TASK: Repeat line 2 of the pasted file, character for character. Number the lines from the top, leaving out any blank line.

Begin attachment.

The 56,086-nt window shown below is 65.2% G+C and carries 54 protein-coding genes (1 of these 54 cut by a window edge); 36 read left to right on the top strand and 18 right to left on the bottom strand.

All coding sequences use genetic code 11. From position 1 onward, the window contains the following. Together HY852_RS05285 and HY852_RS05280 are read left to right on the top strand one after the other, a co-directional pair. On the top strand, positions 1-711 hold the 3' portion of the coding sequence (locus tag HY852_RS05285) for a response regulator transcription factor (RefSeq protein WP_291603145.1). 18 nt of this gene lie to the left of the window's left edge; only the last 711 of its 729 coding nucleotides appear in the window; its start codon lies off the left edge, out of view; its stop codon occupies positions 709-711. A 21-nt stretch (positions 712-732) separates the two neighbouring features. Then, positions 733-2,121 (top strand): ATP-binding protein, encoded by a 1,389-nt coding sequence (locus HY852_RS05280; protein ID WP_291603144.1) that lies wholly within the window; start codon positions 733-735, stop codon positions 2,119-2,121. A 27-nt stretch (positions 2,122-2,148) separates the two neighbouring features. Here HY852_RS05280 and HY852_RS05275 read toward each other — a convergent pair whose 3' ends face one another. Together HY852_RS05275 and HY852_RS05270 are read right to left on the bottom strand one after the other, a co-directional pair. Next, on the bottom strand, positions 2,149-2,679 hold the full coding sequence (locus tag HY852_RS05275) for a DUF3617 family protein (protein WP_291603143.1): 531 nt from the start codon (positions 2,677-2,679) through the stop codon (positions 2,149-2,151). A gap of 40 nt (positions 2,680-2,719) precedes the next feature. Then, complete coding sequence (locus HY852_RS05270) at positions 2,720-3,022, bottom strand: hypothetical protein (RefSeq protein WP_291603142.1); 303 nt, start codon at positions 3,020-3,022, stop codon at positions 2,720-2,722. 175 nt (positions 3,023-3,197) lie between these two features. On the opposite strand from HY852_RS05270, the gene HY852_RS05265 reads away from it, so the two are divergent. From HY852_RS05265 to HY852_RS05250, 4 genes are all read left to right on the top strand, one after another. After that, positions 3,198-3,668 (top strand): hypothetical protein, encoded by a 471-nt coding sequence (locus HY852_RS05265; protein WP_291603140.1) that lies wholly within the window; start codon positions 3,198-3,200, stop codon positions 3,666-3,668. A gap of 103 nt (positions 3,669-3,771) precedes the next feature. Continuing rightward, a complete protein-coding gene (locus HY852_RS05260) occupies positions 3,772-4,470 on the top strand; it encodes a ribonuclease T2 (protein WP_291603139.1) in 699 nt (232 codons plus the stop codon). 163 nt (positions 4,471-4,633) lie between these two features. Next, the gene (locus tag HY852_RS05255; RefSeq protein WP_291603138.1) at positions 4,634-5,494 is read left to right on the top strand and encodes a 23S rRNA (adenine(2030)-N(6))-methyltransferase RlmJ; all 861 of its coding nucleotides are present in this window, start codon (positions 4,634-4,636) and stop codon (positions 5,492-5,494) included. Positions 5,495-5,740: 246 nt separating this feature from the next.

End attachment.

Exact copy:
All coding sequences use genetic code 11. From position 1 onward, the window contains the following. Together HY852_RS05285 and HY852_RS05280 are read left to right on the top strand one after the other, a co-directional pair. On the top strand, positions 1-711 hold the 3' portion of the coding sequence (locus tag HY852_RS05285) for a response regulator transcription factor (RefSeq protein WP_291603145.1). 18 nt of this gene lie to the left of the window's left edge; only the last 711 of its 729 coding nucleotides appear in the window; its start codon lies off the left edge, out of view; its stop codon occupies positions 709-711. A 21-nt stretch (positions 712-732) separates the two neighbouring features. Then, positions 733-2,121 (top strand): ATP-binding protein, encoded by a 1,389-nt coding sequence (locus HY852_RS05280; protein ID WP_291603144.1) that lies wholly within the window; start codon positions 733-735, stop codon positions 2,119-2,121. A 27-nt stretch (positions 2,122-2,148) separates the two neighbouring features. Here HY852_RS05280 and HY852_RS05275 read toward each other — a convergent pair whose 3' ends face one another. Together HY852_RS05275 and HY852_RS05270 are read right to left on the bottom strand one after the other, a co-directional pair. Next, on the bottom strand, positions 2,149-2,679 hold the full coding sequence (locus tag HY852_RS05275) for a DUF3617 family protein (protein WP_291603143.1): 531 nt from the start codon (positions 2,677-2,679) through the stop codon (positions 2,149-2,151). A gap of 40 nt (positions 2,680-2,719) precedes the next feature. Then, complete coding sequence (locus HY852_RS05270) at positions 2,720-3,022, bottom strand: hypothetical protein (RefSeq protein WP_291603142.1); 303 nt, start codon at positions 3,020-3,022, stop codon at positions 2,720-2,722. 175 nt (positions 3,023-3,197) lie between these two features. On the opposite strand from HY852_RS05270, the gene HY852_RS05265 reads away from it, so the two are divergent. From HY852_RS05265 to HY852_RS05250, 4 genes are all read left to right on the top strand, one after another. After that, positions 3,198-3,668 (top strand): hypothetical protein, encoded by a 471-nt coding sequence (locus HY852_RS05265; protein WP_291603140.1) that lies wholly within the window; start codon positions 3,198-3,200, stop codon positions 3,666-3,668. A gap of 103 nt (positions 3,669-3,771) precedes the next feature. Continuing rightward, a complete protein-coding gene (locus HY852_RS05260) occupies positions 3,772-4,470 on the top strand; it encodes a ribonuclease T2 (protein WP_291603139.1) in 699 nt (232 codons plus the stop codon). 163 nt (positions 4,471-4,633) lie between these two features. Next, the gene (locus tag HY852_RS05255; RefSeq protein WP_291603138.1) at positions 4,634-5,494 is read left to right on the top strand and encodes a 23S rRNA (adenine(2030)-N(6))-methyltransferase RlmJ; all 861 of its coding nucleotides are present in this window, start codon (positions 4,634-4,636) and stop codon (positions 5,492-5,494) included. Positions 5,495-5,740: 246 nt separating this feature from the next.